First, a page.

My husband and I have been married more than 17 years, and each of those years has been committed, in its own particular way, to the ministry of hospitality. Our practice of hospitality has changed as much as the contours of our lives. Before children, we regularly invited other couples over to our apartment for dinner, lingering over dessert and coffee. When our first three children were very young, we hosted weekly potluck dinners for our church small group. In the first years after our twin boys were born (and the three became five), we hosted far fewer dinners. But the guests kept coming, if only to pull up a stool in the kitchen and pour their own cup of coffee.

If there is much I cannot do in the kingdom of God, I have reckoned I can do this: throw open the front door and offer a place at our table, even if I have not ironed a tablecloth or made dessert. When the din of our dining room rises to uncomfortable levels—especially when one of our five children begins loudly whining about the vegetable served—and guests notice the lack of Martha Stewart elegance, our gathering will still serve as sacred an occasion as Moses standing before the burning bush.

Because, around the table, we are enflamed with the presence of God.

Fostering holy hospitality

In Scripture, the meal has holy significance. It is not exclusively about the food—though good food is central to God's story too. It is also about the sacrament of gathering and the holiness of God's community. Heaven itself is pictured as a wedding feast.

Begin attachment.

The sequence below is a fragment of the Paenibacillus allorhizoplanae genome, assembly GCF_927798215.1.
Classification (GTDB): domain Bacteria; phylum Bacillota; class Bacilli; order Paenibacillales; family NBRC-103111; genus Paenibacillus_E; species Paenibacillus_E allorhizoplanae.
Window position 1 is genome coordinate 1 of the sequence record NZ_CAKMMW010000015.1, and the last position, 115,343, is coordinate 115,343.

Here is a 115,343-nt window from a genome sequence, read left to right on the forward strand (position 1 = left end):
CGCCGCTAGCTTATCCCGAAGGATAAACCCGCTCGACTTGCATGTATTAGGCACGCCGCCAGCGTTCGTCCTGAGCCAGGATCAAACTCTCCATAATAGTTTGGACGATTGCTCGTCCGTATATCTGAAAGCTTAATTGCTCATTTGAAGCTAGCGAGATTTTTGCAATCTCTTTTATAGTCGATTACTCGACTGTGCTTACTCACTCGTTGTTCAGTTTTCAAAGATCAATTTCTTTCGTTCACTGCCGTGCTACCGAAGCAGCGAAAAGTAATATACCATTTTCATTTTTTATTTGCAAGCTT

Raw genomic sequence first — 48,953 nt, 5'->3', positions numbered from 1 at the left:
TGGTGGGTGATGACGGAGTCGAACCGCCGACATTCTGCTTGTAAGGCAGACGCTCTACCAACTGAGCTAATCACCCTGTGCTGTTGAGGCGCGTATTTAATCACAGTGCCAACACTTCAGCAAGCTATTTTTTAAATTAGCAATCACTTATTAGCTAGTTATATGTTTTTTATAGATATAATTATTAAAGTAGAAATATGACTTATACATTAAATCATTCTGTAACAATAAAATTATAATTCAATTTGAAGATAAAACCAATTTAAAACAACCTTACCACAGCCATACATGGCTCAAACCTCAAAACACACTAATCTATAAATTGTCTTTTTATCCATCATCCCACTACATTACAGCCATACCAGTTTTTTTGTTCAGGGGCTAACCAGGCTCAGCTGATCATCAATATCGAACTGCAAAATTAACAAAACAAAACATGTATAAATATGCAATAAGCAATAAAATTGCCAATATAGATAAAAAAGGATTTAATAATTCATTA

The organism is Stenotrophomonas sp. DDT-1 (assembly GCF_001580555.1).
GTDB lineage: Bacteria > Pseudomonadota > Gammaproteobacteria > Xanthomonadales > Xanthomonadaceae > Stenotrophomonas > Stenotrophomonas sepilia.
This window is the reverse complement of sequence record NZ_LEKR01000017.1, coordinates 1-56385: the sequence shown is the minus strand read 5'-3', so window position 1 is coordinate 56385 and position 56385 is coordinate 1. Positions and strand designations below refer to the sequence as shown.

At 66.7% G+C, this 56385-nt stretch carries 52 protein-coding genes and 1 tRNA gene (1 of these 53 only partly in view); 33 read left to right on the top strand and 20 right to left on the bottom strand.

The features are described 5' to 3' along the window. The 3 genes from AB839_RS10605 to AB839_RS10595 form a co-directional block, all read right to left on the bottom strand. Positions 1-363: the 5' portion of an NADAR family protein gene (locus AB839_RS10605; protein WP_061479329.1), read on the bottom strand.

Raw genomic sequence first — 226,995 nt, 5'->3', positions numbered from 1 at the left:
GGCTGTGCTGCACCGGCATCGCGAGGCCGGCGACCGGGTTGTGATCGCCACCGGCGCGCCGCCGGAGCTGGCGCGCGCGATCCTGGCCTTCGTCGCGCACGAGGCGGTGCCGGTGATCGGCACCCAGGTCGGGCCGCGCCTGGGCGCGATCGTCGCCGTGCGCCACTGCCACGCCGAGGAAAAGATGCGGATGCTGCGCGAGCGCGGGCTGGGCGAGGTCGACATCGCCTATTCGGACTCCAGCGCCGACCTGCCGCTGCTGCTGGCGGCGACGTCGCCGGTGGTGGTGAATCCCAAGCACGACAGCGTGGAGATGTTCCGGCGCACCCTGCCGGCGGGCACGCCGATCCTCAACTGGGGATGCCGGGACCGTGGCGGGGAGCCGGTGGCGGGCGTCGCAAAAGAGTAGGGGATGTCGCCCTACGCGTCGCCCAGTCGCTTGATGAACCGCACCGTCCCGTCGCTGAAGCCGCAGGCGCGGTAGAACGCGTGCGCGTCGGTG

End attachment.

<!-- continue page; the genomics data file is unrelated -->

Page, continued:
In the opening chapters of Genesis, for example, Adam and Eve are invited to share in the delights of God's table. Rachel Marie Stone, author of Eat With Joy, insists that the Garden of Eden illustrates how "we eat because God, having prepared for and welcomed us honored guests, loves to feed us." In the Garden of God, our human parents discover the delight of being fed by the hand of another. Food is love.

In the book of Exodus, the Israelites are also invited guests. They lament the meals they left behind in Egypt, but despite these bitter complaints, God, the most gracious of Hosts, feeds them. "What is it?" they ask as honey-sweet flakes fall from the sky and feed them in the wilderness. "It is the food the LORD has given you to eat" (Exodus 16:15). Food is love.

In the New Testament, we greet the night that Jesus, Lamb of God, played host to the disciples, breaking bread and offering wine. This is my body. This is my blood. The narrative of our salvation is written in a holy meal. God's table is redemption, and grace, once again, makes us welcomed guests. Food is love.

Every time we practice hospitality, we re-enact grace. You and your story are welcome here. This is what we say to the bedraggled humans who enter our homes. They come weary. Life is hurried, and our anonymity and isolation from one another numb us with exhaustion. Each of us, busied to near-death, is famished for companionship. A meal around a table can be the means of a salvific slowing. It becomes a holy occasion for listening, for knowing. Every time we gather for a meal, letting conversation (even wine) flow, we feed the profound hunger each of us has to be loved.

Every time we gather for a meal, letting conversation (even wine) flow, we feed the profound hunger each of us has to be loved.